Self-Rated Health and 5-Year Mortality across Birth Cohorts: Change or Stability in Predictive Validity?
Edward Berchick, Princeton University
Self-rated health is a critical tool for understanding changes in health and health inequalities, including across birth cohorts. Members of different cohorts, however, may vary in their health assessments and their reference group selection due to shifts in disease and illness burdens, morbidity rates, medical technology, and psychological outlook. Therefore, SRH-based cohort trends do not distinguish cohort differences in actual health differences from changes in health knowledge and expectations. This paper helps disentangle these processes by exploring trends in the correspondence between subjective reports of health and mortality. Using data from the National Health Interview Study Linked Mortality Files, I examine whether there is change in the association between self-rated health and five-year mortality. My preliminary findings indicate that research relying on self-rated health to measure cohort differences in health captures both changes in the subjective experience of health as well as changes in physical health.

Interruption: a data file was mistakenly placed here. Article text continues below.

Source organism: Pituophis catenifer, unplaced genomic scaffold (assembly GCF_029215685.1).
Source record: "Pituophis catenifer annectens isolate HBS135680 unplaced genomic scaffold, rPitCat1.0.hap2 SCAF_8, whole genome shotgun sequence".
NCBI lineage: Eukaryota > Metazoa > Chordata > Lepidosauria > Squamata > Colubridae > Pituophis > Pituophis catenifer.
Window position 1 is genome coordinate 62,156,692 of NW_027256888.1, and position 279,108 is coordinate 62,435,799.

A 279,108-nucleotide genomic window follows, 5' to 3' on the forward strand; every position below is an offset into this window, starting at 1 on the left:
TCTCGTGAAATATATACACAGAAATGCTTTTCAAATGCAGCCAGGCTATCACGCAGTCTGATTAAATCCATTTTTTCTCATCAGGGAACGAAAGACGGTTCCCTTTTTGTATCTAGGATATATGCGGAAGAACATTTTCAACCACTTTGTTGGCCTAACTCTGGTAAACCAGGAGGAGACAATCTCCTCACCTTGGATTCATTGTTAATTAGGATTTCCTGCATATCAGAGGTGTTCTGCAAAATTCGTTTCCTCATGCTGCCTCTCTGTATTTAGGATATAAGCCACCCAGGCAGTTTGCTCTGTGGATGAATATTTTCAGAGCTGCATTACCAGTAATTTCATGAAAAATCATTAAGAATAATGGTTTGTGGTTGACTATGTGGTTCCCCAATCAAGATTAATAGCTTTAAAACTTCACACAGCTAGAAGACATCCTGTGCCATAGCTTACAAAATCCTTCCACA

Presented in Poster Session 8: Adult Health and Mortality